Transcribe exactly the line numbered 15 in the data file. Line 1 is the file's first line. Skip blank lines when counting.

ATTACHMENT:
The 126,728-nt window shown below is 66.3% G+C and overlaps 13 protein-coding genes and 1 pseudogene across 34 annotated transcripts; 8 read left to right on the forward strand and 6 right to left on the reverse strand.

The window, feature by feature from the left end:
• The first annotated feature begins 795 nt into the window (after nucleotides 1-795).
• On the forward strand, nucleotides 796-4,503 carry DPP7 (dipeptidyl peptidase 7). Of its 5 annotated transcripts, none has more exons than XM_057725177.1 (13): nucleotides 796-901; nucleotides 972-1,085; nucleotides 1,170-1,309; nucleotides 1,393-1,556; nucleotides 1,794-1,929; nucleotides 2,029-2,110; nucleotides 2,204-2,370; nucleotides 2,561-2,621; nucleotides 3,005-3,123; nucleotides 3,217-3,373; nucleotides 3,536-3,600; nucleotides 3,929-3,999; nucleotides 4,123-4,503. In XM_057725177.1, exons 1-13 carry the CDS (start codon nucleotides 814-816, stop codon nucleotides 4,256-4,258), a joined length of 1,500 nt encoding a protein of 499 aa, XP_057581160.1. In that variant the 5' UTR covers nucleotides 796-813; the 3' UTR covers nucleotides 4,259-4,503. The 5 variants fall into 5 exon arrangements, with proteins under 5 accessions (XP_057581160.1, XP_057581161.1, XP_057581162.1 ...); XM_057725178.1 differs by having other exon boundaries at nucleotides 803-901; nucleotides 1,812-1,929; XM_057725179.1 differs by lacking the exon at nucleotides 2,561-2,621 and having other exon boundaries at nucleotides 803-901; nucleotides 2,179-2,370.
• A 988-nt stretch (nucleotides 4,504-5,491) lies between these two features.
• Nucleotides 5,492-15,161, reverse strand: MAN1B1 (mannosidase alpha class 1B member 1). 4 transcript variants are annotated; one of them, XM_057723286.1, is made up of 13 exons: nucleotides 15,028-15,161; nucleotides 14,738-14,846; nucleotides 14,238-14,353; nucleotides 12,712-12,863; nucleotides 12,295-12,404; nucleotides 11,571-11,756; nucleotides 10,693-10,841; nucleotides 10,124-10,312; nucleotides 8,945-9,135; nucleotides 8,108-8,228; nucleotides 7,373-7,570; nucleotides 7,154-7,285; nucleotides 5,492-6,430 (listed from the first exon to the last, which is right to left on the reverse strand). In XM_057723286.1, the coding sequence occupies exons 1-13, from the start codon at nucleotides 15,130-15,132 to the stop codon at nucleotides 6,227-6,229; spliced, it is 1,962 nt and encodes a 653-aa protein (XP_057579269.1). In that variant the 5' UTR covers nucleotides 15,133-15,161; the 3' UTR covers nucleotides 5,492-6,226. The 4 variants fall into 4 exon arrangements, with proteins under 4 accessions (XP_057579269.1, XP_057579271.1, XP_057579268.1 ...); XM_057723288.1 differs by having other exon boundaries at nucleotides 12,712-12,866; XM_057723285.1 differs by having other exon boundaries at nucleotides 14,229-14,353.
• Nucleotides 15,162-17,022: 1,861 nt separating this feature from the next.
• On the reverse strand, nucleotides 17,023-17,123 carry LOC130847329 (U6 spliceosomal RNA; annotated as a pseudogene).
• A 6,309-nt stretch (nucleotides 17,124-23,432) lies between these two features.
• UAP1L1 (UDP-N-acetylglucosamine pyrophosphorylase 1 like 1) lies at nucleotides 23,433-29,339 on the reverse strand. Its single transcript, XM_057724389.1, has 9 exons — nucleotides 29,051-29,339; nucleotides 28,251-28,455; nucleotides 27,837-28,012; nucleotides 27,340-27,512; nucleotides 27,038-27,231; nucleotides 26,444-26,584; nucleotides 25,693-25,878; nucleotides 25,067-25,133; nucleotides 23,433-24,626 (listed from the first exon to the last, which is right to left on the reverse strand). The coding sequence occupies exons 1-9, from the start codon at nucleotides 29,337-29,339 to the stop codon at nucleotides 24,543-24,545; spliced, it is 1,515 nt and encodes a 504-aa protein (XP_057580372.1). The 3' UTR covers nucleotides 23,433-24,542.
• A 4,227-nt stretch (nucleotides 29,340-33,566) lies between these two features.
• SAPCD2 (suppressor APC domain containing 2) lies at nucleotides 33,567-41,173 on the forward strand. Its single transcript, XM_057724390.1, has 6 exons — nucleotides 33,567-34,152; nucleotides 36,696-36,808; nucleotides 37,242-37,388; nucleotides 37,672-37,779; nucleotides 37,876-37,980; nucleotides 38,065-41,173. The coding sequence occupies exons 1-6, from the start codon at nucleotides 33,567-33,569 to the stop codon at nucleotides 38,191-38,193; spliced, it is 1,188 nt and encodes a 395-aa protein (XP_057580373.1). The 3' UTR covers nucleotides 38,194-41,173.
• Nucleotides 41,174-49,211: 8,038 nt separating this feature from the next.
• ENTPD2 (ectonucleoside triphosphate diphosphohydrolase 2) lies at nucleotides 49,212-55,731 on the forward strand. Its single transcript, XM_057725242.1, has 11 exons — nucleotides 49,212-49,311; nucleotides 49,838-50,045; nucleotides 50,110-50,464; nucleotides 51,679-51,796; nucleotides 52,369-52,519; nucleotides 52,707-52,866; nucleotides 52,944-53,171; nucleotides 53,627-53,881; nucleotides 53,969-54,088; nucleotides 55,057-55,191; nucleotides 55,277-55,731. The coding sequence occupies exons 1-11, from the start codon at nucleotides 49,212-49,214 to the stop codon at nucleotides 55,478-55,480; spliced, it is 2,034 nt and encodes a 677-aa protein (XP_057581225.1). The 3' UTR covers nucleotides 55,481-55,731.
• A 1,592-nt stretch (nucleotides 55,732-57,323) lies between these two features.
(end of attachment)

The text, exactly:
• A 1,592-nt stretch (nucleotides 55,732-57,323) lies between these two features.